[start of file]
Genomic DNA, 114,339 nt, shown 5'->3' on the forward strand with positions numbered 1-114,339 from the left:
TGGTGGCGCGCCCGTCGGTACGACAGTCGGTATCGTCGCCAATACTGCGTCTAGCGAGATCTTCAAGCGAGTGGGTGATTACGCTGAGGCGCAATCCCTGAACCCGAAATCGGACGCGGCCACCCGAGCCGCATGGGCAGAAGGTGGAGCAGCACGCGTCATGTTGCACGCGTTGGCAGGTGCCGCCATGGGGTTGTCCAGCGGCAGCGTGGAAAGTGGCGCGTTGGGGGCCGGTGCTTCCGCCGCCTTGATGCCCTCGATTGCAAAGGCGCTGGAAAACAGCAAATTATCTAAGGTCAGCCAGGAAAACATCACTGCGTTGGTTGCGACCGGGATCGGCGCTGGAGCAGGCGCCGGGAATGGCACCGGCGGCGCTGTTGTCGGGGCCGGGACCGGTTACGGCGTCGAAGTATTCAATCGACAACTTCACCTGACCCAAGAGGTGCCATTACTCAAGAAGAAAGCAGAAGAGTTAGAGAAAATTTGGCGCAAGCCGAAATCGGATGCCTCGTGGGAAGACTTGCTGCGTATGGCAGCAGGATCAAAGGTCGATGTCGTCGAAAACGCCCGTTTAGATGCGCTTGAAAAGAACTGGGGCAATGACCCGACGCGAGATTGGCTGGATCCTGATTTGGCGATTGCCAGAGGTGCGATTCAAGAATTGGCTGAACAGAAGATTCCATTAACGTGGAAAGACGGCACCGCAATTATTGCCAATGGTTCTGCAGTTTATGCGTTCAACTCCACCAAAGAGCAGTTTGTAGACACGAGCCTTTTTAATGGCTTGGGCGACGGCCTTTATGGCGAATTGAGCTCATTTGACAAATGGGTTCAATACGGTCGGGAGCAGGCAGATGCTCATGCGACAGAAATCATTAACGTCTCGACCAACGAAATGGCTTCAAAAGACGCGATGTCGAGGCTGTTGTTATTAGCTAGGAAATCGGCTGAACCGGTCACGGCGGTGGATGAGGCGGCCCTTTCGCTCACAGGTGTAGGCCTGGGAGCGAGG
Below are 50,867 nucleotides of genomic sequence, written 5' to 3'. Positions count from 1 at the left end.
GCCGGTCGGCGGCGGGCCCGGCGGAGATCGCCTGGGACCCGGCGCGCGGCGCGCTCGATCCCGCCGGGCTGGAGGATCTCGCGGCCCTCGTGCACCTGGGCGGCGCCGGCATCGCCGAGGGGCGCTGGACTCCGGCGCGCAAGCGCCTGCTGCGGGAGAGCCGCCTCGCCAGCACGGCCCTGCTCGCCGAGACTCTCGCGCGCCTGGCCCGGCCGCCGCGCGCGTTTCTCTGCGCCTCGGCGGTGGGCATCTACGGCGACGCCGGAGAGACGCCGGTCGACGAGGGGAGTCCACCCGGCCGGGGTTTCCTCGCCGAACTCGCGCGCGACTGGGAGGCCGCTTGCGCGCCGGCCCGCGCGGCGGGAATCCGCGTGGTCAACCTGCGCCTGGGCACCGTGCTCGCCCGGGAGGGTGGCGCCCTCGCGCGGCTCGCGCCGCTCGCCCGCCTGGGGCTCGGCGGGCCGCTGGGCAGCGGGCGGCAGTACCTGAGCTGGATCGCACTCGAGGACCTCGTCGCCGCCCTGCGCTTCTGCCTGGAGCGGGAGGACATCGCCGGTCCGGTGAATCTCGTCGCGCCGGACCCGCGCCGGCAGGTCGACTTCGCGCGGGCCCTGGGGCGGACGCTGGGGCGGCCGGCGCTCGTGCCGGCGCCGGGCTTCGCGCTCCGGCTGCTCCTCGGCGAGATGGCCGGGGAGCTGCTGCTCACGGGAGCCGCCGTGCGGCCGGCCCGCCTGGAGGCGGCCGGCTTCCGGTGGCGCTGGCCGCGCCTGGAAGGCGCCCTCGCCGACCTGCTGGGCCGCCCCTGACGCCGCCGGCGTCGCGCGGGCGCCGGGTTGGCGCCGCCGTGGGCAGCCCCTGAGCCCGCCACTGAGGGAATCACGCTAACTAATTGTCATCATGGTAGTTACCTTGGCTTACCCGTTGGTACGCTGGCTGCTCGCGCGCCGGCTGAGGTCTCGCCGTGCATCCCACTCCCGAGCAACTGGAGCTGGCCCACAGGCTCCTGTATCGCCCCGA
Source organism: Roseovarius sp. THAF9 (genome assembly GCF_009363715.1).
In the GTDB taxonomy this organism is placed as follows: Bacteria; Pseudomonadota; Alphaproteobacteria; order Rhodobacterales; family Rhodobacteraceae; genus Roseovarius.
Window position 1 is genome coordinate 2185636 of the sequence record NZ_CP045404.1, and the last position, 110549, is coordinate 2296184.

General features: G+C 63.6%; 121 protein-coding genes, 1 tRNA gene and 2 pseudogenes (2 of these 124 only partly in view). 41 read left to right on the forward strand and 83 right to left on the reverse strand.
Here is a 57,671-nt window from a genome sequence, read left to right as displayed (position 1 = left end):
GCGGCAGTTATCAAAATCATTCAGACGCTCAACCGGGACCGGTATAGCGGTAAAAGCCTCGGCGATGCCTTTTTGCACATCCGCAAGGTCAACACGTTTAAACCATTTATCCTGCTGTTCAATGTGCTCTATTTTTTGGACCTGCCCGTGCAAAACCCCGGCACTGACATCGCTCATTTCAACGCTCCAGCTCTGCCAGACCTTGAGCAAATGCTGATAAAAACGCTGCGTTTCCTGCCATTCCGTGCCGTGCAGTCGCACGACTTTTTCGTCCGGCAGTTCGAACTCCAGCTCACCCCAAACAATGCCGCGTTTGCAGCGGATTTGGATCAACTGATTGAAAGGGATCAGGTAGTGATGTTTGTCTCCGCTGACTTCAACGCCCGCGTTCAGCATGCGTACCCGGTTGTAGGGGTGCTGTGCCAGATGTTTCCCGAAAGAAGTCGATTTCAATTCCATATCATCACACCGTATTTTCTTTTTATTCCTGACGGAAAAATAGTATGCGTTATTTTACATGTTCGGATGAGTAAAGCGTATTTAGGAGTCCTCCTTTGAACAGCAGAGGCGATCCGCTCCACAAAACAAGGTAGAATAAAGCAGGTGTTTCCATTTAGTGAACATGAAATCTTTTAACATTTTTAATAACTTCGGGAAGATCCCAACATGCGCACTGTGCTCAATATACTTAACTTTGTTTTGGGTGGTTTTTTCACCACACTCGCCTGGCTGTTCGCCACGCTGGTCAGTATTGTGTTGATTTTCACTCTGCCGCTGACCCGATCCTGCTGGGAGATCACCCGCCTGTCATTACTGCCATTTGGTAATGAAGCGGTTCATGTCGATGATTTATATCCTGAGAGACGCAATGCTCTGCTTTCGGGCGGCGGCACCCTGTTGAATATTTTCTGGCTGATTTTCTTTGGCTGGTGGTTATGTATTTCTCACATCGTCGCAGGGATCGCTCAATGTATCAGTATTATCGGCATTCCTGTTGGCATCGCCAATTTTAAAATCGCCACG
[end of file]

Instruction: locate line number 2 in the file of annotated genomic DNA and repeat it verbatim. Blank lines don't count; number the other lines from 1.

TGGTGGCGCGCCCGTCGGTACGACAGTCGGTATCGTCGCCAATACTGCGTCTAGCGAGATCTTCAAGCGAGTGGGTGATTACGCTGAGGCGCAATCCCTGAACCCGAAATCGGACGCGGCCACCCGAGCCGCATGGGCAGAAGGTGGAGCAGCACGCGTCATGTTGCACGCGTTGGCAGGTGCCGCCATGGGGTTGTCCAGCGGCAGCGTGGAAAGTGGCGCGTTGGGGGCCGGTGCTTCCGCCGCCTTGATGCCCTCGATTGCAAAGGCGCTGGAAAACAGCAAATTATCTAAGGTCAGCCAGGAAAACATCACTGCGTTGGTTGCGACCGGGATCGGCGCTGGAGCAGGCGCCGGGAATGGCACCGGCGGCGCTGTTGTCGGGGCCGGGACCGGTTACGGCGTCGAAGTATTCAATCGACAACTTCACCTGACCCAAGAGGTGCCATTACTCAAGAAGAAAGCAGAAGAGTTAGAGAAAATTTGGCGCAAGCCGAAATCGGATGCCTCGTGGGAAGACTTGCTGCGTATGGCAGCAGGATCAAAGGTCGATGTCGTCGAAAACGCCCGTTTAGATGCGCTTGAAAAGAACTGGGGCAATGACCCGACGCGAGATTGGCTGGATCCTGATTTGGCGATTGCCAGAGGTGCGATTCAAGAATTGGCTGAACAGAAGATTCCATTAACGTGGAAAGACGGCACCGCAATTATTGCCAATGGTTCTGCAGTTTATGCGTTCAACTCCACCAAAGAGCAGTTTGTAGACACGAGCCTTTTTAATGGCTTGGGCGACGGCCTTTATGGCGAATTGAGCTCATTTGACAAATGGGTTCAATACGGTCGGGAGCAGGCAGATGCTCATGCGACAGAAATCATTAACGTCTCGACCAACGAAATGGCTTCAAAAGACGCGATGTCGAGGCTGTTGTTATTAGCTAGGAAATCGGCTGAACCGGTCACGGCGGTGGATGAGGCGGCCCTTTCGCTCACAGGTGTAGGCCTGGGAGCGAGG